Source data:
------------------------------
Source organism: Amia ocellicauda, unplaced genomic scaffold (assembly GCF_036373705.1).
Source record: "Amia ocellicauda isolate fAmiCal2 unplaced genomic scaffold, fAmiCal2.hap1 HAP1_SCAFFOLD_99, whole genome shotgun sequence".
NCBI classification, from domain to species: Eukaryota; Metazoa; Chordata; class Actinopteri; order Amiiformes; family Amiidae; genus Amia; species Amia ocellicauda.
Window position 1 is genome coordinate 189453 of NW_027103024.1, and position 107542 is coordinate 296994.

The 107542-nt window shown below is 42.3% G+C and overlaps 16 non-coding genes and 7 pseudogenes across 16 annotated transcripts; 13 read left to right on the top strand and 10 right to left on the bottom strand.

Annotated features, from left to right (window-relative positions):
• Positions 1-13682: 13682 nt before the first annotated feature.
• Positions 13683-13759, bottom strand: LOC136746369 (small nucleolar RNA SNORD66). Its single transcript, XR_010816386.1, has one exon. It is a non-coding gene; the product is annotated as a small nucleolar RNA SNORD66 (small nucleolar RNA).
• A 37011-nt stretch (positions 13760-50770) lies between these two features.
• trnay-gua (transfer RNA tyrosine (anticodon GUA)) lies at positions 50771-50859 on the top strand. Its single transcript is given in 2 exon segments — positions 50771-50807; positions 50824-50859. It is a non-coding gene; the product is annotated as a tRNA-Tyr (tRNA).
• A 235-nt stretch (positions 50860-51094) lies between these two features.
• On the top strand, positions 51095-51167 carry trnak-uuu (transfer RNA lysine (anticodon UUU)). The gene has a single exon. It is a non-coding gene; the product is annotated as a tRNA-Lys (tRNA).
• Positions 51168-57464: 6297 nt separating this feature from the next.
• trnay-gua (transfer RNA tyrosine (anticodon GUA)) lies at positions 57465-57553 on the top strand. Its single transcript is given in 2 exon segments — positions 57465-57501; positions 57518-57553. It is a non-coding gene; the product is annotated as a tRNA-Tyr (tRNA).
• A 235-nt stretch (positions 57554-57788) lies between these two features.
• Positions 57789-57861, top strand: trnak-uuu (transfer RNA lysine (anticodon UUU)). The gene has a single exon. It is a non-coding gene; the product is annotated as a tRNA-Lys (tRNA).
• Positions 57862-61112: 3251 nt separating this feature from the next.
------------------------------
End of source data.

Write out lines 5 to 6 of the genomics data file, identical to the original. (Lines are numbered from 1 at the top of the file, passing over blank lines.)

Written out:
The 107542-nt window shown below is 42.3% G+C and overlaps 16 non-coding genes and 7 pseudogenes across 16 annotated transcripts; 13 read left to right on the top strand and 10 right to left on the bottom strand.

Annotated features, from left to right (window-relative positions):